“I want people to be able to travel freely as quickly as possible, none of us wants to be in this position, but we have to do it safely. If you’re keen to have a holiday and have the wherewithal to do so, then consider a staycation.

“I want to see us move away from a situation where we have quarantine restrictions as soon as possible, but we have to guard against importing cases of the virus here. These are difficult decisions, not easy in any way, and all countries are having to grapple with it and it’s important we apply as much reason as possible.

“I understand the views of the airline industry, an industry which to its great credit is rigorous when it comes to safety in it’s own operations. But we mustn’t forget this consideration process is to contain a virus which has since March claimed the lives of more than 4000 people in Scotland.”

At the briefing the First Minister also revealed that travel restrictions have been lifted in Dumfries and Galloway after a coronavirus outbreak was brought under control. She said all chains of infection in the area have been identified and controlled.

The limited travel distance guidance in Annan and Gretna – restricting people to going no farther than five miles from their homes – will now be lifted to match the rest of the country, as well as allowing those in the area to visit care homes.

The First Minister thanked those affected by coronavirus in the area for their co-operation, including employers and the 23 contacts who were traced by officials for self-isolating, saying she is "very grateful" to all those involved.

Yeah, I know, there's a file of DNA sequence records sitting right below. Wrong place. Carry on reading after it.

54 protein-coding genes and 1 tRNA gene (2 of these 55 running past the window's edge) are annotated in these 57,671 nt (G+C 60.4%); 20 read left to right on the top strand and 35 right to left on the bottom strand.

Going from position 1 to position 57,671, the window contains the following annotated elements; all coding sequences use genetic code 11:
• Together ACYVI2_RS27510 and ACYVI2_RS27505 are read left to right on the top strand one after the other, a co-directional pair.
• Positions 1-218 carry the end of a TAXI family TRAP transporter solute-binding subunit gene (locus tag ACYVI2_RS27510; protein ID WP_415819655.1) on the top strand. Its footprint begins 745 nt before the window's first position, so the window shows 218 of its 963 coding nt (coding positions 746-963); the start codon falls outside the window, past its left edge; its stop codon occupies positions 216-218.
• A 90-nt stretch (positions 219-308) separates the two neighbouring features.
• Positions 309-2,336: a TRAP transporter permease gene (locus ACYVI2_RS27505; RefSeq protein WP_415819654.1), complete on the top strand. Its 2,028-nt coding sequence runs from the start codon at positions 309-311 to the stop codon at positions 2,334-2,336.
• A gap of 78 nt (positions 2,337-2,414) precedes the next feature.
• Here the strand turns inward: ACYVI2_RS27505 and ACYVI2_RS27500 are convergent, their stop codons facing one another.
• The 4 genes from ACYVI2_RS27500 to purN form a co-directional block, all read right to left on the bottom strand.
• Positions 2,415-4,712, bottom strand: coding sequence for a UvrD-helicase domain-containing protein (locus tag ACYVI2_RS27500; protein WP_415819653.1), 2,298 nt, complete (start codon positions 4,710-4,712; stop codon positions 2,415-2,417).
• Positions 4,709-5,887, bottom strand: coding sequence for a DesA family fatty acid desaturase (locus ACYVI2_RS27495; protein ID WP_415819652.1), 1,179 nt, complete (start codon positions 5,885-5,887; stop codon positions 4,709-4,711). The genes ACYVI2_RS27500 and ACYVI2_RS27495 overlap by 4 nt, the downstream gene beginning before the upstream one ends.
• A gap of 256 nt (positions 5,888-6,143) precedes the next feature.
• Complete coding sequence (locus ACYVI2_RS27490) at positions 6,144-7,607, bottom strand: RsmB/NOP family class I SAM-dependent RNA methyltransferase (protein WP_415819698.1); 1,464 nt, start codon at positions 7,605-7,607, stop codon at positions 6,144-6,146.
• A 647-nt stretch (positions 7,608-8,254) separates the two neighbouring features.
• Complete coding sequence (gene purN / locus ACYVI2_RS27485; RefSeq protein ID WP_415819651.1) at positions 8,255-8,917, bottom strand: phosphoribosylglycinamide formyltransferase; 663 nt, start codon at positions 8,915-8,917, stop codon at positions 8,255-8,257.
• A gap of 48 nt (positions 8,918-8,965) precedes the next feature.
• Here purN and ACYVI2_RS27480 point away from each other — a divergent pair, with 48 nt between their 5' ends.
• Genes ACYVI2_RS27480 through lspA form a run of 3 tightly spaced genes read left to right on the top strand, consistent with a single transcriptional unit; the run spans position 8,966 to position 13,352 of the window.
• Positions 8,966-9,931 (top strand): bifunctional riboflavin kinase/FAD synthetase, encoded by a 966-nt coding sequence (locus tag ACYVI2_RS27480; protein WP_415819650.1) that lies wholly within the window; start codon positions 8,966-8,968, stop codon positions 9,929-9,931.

Giving the latest Covid-19 figures, Ms Sturgeon said 2,489 patients have died in Scotland after testing positive for the virus, up one from Monday.A total of 18,302 people have tested positive for coronavirus in Scotland, up two.

The First Minister said she hopes Scotland will be able to continue its emergence from lockdown later this week following the three-weekly review of the measures.

She said: “We cannot, and this is a statement of the obvious, go on indefinitely with severe restrictions on our economy and on our way of life. That's why I hope we will be able to confirm on Thursday that we are moving to phase three of our route out of lockdown.

“However, it is also why we are and must continue to be determined to ensure that our emergence from lockdown is both safe and sustainable.”

She pointed to a number of areas where lockdown measures have been reimposed by Governments in Australia, Spain and Serbia.

The First Minister also addressed the financial statement to be made on Wednesday by Chancellor Rishi Sunak. She reiterated the Scottish Government position, including calling for an £80 billion recovery package, a jobs guarantee and more powers for the Scottish Parliament on borrowing and other financial matters.

She said: “We believe that the UK’s programme should tackle inequality, support jobs and have a strong focus on investment in low carbon and digital infrastructure. It's worth stressing again that the Scottish Government has on several occasions welcomed policies adopted by the Treasury during this pandemic – for example, the job retention scheme and this week's support for the culture sector.

“We hope that we will be able to give a welcome to tomorrow's statement as well but for that to happen the scale of the policies put forward must meet the scale of the economic challenges that the UK faces and I very much hope that they will do.”